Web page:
Winter is fast becoming my favourite time of the year for photography. I mainly do landscape, but it's great to try something different - and that is exactly what the wildlife in Yellowstone National Park offered.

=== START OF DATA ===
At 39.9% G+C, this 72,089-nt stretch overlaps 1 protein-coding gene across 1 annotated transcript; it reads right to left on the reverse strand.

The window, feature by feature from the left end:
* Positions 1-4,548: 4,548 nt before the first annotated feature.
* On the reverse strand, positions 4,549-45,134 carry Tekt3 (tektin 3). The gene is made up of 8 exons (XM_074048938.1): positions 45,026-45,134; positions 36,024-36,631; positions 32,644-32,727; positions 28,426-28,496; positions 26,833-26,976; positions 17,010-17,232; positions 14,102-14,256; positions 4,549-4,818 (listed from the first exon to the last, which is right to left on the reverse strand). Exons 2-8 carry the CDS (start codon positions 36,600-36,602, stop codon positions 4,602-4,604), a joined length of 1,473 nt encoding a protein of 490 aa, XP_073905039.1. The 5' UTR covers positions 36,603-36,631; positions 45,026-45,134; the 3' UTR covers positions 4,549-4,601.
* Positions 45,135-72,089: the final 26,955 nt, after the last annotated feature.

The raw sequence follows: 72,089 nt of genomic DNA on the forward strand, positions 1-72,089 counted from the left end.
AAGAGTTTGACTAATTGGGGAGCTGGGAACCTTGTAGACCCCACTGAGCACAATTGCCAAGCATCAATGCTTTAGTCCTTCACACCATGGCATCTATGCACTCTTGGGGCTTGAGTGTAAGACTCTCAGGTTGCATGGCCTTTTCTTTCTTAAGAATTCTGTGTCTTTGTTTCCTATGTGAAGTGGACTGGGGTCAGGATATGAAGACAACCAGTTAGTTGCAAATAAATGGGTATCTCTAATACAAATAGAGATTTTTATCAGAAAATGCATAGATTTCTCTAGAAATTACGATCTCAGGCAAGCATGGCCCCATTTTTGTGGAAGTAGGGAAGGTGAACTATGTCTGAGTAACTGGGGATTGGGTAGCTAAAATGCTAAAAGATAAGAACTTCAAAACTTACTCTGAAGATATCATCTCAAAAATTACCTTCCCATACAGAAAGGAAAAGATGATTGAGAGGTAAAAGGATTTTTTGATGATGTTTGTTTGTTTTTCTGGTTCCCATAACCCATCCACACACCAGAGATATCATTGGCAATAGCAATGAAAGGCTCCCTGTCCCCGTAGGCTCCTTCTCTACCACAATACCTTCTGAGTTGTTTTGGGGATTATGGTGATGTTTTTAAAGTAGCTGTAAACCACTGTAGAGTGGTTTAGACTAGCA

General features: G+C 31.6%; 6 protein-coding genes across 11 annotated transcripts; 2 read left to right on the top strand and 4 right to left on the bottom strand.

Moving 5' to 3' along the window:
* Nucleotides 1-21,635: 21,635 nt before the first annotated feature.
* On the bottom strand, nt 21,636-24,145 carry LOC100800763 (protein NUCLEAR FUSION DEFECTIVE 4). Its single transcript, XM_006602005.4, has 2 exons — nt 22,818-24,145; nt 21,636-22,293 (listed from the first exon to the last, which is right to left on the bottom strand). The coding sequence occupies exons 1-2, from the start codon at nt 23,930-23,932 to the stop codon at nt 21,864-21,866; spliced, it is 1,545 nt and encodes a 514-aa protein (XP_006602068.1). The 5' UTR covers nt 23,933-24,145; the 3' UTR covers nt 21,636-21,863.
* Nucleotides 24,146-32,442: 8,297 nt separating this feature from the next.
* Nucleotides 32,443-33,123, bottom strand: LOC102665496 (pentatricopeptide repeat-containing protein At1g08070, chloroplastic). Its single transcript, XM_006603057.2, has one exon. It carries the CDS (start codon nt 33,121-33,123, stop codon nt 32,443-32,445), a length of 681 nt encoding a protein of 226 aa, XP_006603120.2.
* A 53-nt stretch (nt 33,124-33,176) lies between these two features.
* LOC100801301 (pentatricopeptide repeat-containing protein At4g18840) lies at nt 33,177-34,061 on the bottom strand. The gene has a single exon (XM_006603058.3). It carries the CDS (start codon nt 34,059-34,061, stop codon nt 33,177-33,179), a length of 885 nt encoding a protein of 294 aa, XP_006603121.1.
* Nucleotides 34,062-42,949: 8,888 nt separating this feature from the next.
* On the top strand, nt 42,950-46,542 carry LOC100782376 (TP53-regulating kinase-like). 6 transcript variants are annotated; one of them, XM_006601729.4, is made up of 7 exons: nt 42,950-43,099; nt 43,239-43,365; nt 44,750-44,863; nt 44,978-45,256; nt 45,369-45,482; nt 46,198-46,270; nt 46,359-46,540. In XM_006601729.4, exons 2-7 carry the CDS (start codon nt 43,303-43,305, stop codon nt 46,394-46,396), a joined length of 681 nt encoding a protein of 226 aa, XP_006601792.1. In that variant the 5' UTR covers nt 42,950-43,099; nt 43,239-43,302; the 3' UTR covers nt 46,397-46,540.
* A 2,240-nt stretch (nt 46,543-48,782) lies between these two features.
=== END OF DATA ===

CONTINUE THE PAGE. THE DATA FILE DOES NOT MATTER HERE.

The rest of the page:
Yellowstone is vast. It covers an area of nearly 3,500 square miles, predominantly in the US state of Wyoming, on the Yellowstone Plateau in the Middle Rocky Mountains, at an average of 8000 feet above sea level. The high altitude and distance from the warm oceans means winters in Yellowstone are severe. Deep snow simplifies the landscape and temperatures often dip below -30ºC producing amazing hoar frost as steam from half of the worlds geothermal features freezes on anything it touches. We were due to travel to the Grand Tetons but snow storms made the Teton Pass unusable. This, however, gave us more time in the Lamar Valley in the north of the park. Here we spotted a rare, but distant, lone wolf - the covering of snow making it easier to spot against the landscape - and we spent an hour photographing a tiny, but swift, ermine. Throughout the park Bison were in abundance - snow freezing to their mottled fur as they desperately dug for grass - and Coyote, Elk and Moose roamed the landscape. Not many travel into Yellowstone in the Winter making it a peaceful and serene location that provides the perfect backdrop for more minimalist photography.